There is a large service component running through Christ Church Day School. Every student learns the value of service through various lessons and outreach projects, and in their final year, sixth graders must complete ten volunteer hours. These hours are in addition to any service component they participate in during school, as they are required to do their hours outside of the school day. One such opportunity is in January when the church hosts a spaghetti dinner where the sixth graders don aprons and serve as the wait staff. They received training ahead of time to learn how to seat guests, take orders, serve food, and clean up. This experience, serving a couple hundred people, gives them a greater appreciation for those who do those jobs for a living.

Another, and possibly more appealing way the kids get their hands dirty, is during their archaeological dig. Students are split into two groups in which they create a civilization and artifacts. Then they take their artifacts to Coronado beach to bury them. While the students are having fun in the outdoors, discovering the other teams civilization through the artifacts they discover, they are developing strong critical thinking and cooperative learning skills.

Middle School

CCDS sixth graders will not only be mature enough to move onto middle school, but their academics prove up to par as well, if not exceedingly so. Reports from the feeder schools show seventh graders that came from CCDS are academically well prepared and also ready and willing to step into leadership roles. Most children join right in with no indication that they hadn’t attended the previous year. In fact, this program has become so well known that recently parents have enrolled their children in CCDS as new students just for sixth grade.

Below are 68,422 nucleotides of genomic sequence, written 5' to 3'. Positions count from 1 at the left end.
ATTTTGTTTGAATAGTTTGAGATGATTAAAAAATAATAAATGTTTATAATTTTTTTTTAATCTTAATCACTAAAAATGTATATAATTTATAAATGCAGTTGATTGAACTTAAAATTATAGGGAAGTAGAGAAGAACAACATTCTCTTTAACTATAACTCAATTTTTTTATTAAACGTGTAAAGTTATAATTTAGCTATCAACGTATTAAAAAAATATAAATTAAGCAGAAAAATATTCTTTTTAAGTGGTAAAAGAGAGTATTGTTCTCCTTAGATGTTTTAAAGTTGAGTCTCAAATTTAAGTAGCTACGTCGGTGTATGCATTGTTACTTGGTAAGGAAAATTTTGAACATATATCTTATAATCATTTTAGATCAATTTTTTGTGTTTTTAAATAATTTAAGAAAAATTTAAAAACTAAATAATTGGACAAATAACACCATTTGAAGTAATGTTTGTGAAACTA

CCDS understands some parents may wonder if their sixth grader will miss anything by staying at the elementary vs. moving on to the middle school. There is actually more to be gained than lost, and students will eventually enter their intended middle school all the more prepared. Even the special programs offered at grade six in middle schools are available to CCDS students. The school partners with Coronado SAFE and the Coronado Police Department to provide programs like “Drug Store” which is a drug awareness and prevention program and “G.R.E.A.T. Program” which covers violence, making good choices, and gang prevention.

And, if it’s sports you’re after, sixth grade students from the Day school can (and do) join local middle school teams or those of the local recreation center.

Capstone Experience

One of the most exciting opportunities for these upperclassmen are the two trips they take during their last year of school. In the fall, students go to Camp Stevens, an Episcopal camp in Julian. Under the camp staff direction the Sixth grade teacher and students spend three days in cabins and doing outdoor activities. In the spring, they travel to the east coast for a nine-day trip of a lifetime in which they visit various places including Boston, New York City, Washington D.C., and the Plymouth plantation. This is such a spectacular trip that teachers and parents accompany them. Among the highlights of the trip is when students take what they learned during all their years at CCDS and act as docents on the historic freedom trail in Boston and when they see famous museum pieces that they studied in art history.

The culmination of this outstanding final year of elementary school is the graduation ceremony in which the entire school and all the families attend. This beautiful presentation takes place in the chapel where students have a bio read about them and their years at school. Awards for academic and service achievement are given and students receive their diploma and get to wear a graduation gown. With knowledge in their brain, love and dedication in their heart, and responsibility on their sleeve, the sixth graders of CCDS are ready to shine as they move to their new role as middle schoolers.